Sunday, March 15, 2009

RICH BLEND

FROM THE NOTE BOOK
Bangladesh Rifles headquarters is at Pilkhana, Dhaka, where the recent mutiny and gruesome killings took place. It is also close to Dhanmandi. Whole of Eastern Bengal, now Bangladesh, together with a part of Indian state of Assam , whole of present day West Bengal, Orissa and a part of present day Bihar constituted Sube Bangla of the Mughal Empire. Roughly , a suba was like a later day British administrative province. Mughals initially placed a subedar in these subas for administration, military affairs and revenue collection. Subedars generally were from the army. In the time of Mughal’s decay these administrators were described as Nawabs and Sube Bangla’s capital was at Murshidabad. These Nawabs started betraying increasing independence when they realized that the Delhi emperor’s grip is weakening. Another Nawabi domain sprang up in Dhaka after Murshidabad started declining after the Battle of Plassey, 1757.

Notwithstanding all these political events, landmarks within the region with their Farsi, and in a reduced scale, Arabic nomenclatures stayed throughout centuries, through British imperial days and even today. So, the Pilkhana, the parking place of war elephants, Topkhana, the parking place of batteries of cannons, Baroodkhana, the magazine lingered on till today.

Thus , I used to wake up in a vacant shop at Kazir Bazaar, get out for toilet in a masonry rubble called Baroodkhana and take my showers under spilled water of a very big water supply tank at topkhana, little bothering about Barood or Top of bygone days. Then once again back to Mamu’s snacks-cum-tea stall for my daily chow of very greasy paratha and equally greasy khasi gosht, cooked last evening. Very stale and delicious. Then take out my rickety bicycle and out thanking the Kazi of some centuries back for ordering erection of this cluster of shops, one of which was providing shelter to an anti-state commie, marked prominently in police records. Neighbourhood people took me for a police spy and left me unbothered. Then I would be through Zindabazar via Bandarbazaar, leave the cycle somewhere and board a bus of pre-Second World War vintage of Chevrolet or Dodge make. This would clutter along and stop for half a minute before the Dargah of Peer Shah Zalal, and Muslims or Hindu drivers alike uttered their silent prayers. Then I would get down somewhere and get in on a gashti country boat tied to a pole at a river bank and row out for some place. Many years afterwards it dawned upon me gasht in Farsi meant patrols. Those boats were designed for police patrols in the riverine countryside.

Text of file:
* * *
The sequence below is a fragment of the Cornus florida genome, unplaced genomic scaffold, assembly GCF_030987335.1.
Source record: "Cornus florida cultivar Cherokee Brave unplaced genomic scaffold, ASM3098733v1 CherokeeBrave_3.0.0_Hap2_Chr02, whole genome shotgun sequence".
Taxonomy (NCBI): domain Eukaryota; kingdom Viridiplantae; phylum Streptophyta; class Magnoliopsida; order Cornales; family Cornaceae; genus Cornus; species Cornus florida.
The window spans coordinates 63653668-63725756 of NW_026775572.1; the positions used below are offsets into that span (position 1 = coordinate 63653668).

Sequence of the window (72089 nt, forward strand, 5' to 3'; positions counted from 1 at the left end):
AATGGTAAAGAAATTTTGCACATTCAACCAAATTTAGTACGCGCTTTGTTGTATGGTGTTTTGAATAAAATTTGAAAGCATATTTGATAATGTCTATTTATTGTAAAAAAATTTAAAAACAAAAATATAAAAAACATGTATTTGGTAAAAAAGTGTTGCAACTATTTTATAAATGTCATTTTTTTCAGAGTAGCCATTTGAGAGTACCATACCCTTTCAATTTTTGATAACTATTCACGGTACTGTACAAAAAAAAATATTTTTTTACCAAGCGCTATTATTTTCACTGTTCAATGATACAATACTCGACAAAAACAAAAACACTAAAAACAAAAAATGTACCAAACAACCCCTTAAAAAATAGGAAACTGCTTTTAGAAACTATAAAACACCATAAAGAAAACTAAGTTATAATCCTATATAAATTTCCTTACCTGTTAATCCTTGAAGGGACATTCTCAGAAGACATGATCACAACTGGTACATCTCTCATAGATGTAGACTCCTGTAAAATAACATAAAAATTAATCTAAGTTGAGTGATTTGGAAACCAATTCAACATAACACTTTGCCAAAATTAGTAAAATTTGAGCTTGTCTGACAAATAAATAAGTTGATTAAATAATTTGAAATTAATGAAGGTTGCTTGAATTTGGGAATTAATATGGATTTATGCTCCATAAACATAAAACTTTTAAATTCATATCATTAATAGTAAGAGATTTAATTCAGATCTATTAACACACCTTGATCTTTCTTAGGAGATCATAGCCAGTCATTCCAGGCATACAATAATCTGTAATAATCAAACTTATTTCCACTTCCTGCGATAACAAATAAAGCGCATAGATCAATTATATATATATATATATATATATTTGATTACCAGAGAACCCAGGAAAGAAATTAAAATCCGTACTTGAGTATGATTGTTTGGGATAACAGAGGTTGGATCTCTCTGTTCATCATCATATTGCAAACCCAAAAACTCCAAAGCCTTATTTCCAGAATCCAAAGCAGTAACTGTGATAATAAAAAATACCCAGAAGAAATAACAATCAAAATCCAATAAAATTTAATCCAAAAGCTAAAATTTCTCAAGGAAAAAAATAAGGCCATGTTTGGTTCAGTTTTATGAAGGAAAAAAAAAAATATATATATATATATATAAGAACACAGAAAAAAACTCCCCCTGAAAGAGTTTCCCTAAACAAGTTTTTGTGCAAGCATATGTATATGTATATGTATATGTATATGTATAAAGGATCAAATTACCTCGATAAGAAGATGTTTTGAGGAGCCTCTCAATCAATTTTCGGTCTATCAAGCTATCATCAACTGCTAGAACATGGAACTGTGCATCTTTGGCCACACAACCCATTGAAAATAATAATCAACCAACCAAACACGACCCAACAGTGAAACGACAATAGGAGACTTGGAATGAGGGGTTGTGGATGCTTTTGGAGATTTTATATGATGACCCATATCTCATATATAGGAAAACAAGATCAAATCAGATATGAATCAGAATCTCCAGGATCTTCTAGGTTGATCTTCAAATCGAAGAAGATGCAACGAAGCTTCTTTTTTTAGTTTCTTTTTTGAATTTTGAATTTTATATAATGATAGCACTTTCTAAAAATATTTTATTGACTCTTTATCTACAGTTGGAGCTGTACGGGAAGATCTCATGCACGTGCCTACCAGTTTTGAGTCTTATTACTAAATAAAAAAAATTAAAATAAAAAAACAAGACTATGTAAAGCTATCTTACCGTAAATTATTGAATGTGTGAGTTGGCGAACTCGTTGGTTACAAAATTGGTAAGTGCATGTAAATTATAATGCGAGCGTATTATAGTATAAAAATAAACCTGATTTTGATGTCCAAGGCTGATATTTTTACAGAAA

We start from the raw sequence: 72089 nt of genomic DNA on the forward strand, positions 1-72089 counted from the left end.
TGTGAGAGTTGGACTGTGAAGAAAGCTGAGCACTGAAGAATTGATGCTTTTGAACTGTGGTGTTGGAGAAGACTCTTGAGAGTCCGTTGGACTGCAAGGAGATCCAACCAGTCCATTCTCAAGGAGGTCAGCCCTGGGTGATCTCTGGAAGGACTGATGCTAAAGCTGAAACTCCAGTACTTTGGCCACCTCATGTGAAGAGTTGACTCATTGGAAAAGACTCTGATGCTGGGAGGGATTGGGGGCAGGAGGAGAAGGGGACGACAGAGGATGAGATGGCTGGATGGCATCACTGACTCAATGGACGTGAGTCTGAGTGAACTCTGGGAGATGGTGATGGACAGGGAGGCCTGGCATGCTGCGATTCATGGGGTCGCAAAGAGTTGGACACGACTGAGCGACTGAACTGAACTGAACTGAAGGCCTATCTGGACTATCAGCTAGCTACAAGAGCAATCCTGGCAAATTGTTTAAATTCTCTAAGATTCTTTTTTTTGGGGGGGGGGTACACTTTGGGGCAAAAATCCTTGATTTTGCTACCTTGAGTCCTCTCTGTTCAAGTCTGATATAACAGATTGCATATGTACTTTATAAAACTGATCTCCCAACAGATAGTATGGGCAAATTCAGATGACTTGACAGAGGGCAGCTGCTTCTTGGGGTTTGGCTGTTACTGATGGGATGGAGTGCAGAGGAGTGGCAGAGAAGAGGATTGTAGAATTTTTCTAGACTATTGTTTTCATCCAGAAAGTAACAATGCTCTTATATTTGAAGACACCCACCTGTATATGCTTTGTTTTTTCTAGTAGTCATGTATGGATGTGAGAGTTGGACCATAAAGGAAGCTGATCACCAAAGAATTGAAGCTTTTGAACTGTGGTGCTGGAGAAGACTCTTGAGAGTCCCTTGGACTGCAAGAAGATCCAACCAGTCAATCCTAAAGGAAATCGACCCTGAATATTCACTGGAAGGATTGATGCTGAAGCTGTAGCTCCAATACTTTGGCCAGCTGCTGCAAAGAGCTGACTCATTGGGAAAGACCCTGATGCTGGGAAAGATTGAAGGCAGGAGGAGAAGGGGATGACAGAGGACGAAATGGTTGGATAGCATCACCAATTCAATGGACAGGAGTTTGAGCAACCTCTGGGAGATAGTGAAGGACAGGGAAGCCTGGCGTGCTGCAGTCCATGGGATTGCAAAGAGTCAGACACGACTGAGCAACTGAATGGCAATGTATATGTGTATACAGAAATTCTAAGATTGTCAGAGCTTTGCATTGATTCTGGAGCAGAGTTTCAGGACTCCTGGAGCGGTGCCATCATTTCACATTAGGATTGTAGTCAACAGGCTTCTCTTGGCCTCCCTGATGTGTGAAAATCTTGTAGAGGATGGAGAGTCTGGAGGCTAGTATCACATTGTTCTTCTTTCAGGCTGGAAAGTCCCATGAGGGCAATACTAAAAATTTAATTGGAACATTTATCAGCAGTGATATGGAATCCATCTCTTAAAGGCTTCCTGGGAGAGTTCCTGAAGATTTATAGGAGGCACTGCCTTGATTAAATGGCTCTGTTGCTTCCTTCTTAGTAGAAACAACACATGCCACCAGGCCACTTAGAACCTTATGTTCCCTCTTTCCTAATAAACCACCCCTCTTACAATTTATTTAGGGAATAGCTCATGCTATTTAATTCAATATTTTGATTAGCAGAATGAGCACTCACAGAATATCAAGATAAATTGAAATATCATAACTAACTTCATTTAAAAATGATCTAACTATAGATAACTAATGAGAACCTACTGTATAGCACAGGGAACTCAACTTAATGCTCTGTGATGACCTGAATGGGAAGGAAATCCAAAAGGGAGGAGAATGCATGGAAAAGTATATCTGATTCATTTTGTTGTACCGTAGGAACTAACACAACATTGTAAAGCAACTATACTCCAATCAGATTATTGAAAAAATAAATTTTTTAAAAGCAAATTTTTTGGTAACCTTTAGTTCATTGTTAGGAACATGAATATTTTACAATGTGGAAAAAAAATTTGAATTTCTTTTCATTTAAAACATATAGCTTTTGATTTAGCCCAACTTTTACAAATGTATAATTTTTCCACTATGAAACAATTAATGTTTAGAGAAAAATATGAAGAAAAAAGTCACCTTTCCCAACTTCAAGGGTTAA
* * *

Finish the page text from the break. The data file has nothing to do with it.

I had no idea of Farsi but my grandfather had. He was a renowned mokhtar in that part of our district with a fairly good grip over Farsi. This was the language used abundantly blended with local languages or dialects in law courts and Hindu lawyers were quite familiar with Farsi, even its script. Life at that time surely had been a grandeur of rich blend.

5 comments:

fleuve-souterrain said...

Very very nicely written! The history of the times mixed with humour is fantastic. You hsould write more such semi-personal accounts. ENjoyed it a lot!

tikulicious said...

I enjoyed it to the core. It is once in a while one gets to read such nostalgic write ups and I am glad I got this opportunity. It is amazing how much one learns from small little things in life ..I definitely did .. thanks for sharing with us. Regards and keep sharing :)

Rhett said...

The old and the new blended anew. I hail from Lucknow and have similar stories to tell.
I enjoyed this immensely. Nostalgic through being plain descriptive -- I much admire that skill.

Old Man River said...

dearest commentators, thank u all from the core of my heart.you are refreshengly young and with this kind of attitude u ll never be hopelessly old.here is where a sort of story merges with history.as confucius said by ignoring the past u never can define the future.so, once again thank u all for appreciating my efforts.i follow ur blogs also.

Rhett said...

I think I speak for all when I say that it is a privilege and an honour to read you and know you. You are like your handle suggests -- old man river.